previews

  • Walid Raad, My Neck is Thinner than a Hair: Engines, 2001–2003, digital print, 10 x 14".

    Walid Raad: Miraculous Beginnings

    Whitechapel Gallery
    77 - 82 Whitechapel High Street
    October 3–January 2

    Curated by Achim Borchardt-Hume

    In his 2007 book, Undeserving Lebanon, theorist Jalal Toufic writes that, in the aftermath of wars and invasions, the process of working through what has happened must not be left to the perpetrators and victims alone. Walid Raad’s practice not only speaks to Toufic’s challenge but complicates it. In an exhibition that juxtaposes a decade of key works by Raad’s Atlas Group (investigating the history of Lebanon’s civil wars) with a selection from A History of Modern and Contemporary Art in the Arab World (another Raad project, exploring the creation of infrastructures for contemporary art in the Middle East), the show, and its accompanying catalogue, will create an intriguing echo chamber for reflections on art, politics, and the ruthless economy of culture.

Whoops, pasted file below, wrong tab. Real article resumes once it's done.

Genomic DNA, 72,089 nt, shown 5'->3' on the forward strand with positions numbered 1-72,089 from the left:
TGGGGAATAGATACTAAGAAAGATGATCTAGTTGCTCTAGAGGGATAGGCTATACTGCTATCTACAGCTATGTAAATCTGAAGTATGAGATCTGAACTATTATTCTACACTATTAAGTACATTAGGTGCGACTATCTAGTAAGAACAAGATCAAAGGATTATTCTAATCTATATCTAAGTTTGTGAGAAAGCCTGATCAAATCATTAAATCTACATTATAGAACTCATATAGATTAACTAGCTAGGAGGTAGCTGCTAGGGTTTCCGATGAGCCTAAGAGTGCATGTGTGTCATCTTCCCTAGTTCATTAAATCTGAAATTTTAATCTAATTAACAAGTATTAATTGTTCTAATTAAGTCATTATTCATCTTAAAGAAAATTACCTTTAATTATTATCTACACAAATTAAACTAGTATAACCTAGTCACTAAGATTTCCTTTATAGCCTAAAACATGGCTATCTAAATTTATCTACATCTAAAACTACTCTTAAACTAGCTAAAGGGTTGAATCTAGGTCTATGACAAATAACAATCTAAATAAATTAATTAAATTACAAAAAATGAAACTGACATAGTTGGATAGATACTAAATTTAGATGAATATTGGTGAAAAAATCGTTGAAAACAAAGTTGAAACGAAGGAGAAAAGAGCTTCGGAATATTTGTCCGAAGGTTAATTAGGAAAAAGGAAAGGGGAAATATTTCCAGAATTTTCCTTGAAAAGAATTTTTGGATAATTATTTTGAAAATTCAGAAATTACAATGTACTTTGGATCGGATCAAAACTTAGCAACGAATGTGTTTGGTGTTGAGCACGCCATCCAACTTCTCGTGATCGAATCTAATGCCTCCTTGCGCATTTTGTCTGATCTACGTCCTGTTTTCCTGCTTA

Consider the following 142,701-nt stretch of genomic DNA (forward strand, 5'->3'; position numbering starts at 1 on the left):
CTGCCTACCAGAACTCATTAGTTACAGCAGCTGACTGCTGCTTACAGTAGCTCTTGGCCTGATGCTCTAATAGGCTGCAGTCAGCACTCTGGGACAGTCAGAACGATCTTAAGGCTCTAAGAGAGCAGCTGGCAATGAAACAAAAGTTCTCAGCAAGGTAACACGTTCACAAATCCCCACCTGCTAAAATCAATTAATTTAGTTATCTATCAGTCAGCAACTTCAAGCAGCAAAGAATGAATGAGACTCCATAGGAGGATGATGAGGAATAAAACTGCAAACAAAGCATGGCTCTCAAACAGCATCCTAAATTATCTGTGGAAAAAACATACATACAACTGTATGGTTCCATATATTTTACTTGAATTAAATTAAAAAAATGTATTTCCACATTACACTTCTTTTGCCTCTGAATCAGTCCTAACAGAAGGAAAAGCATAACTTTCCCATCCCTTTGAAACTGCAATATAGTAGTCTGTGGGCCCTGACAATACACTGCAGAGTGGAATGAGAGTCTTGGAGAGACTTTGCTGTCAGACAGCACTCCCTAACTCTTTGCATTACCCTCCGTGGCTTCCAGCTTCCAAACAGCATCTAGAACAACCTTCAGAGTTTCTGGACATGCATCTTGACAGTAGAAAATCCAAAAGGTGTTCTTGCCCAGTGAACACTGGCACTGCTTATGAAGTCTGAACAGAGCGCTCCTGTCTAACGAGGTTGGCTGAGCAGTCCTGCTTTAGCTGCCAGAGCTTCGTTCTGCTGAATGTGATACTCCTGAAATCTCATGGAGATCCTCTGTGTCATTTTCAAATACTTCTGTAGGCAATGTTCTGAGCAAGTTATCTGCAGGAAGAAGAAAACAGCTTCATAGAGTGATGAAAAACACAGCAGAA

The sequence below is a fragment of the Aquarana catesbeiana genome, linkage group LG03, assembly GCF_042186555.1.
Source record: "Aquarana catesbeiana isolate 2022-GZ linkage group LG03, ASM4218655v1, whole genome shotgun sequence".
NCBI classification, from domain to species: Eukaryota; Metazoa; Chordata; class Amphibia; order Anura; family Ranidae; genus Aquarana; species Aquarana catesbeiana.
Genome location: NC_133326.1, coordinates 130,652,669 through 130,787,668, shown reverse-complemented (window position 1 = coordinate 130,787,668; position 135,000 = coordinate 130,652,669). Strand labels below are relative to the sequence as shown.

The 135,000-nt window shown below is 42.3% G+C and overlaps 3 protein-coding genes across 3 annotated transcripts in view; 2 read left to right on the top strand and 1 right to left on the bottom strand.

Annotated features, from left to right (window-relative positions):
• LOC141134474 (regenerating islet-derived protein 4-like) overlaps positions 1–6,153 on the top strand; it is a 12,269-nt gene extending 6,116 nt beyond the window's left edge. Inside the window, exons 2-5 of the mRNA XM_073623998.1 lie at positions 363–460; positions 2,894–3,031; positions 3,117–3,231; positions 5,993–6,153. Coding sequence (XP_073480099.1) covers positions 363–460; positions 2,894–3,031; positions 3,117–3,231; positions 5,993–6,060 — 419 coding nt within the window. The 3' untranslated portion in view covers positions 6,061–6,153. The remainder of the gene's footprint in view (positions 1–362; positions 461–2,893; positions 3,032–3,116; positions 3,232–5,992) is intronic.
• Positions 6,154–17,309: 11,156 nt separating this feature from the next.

• Mike Kelley, Test Room Containing Multiple Stiumli Known to Elicit Curiosity and Manipulatory Responses (Full Cast), 2001, color photograph, 28 x 49".

    Move: Choreographing You

    Hayward Gallery
    Southbank Centre, Belvedere Road
    October 13–January 9

    Haus der Kunst
    Prinzregentenstrasse 1
    February 4–May 15

    Curated by Stephanie Rosenthal

    Anyone with a fear of audience participation might be tempted to sidestep the Hayward’s autumn show. Titled with the imperative “Move,” it examines— and invites—interaction, via the lens of choreography. Unusual for an exhibition exploring the intersection of dance and art—a theme quite popular of late— “Move” puts the viewer “onstage” among installations, enacting performances from the past six decades by a variety of artists including Pablo Bronstein, Trisha Brown (whose company is in residence at Southbank Centre this fall), Tania Bruguera, Boris Charmatz, Lygia Clark, Simone Forti, Mike Kelley, Robert Morris, Bruce Nauman, and Tino Sehgal. In parallel, Yvonne Rainer—who famously wrote, “No to moving or being moved,” in 1965—has a film retrospective at the British Film Institute next door.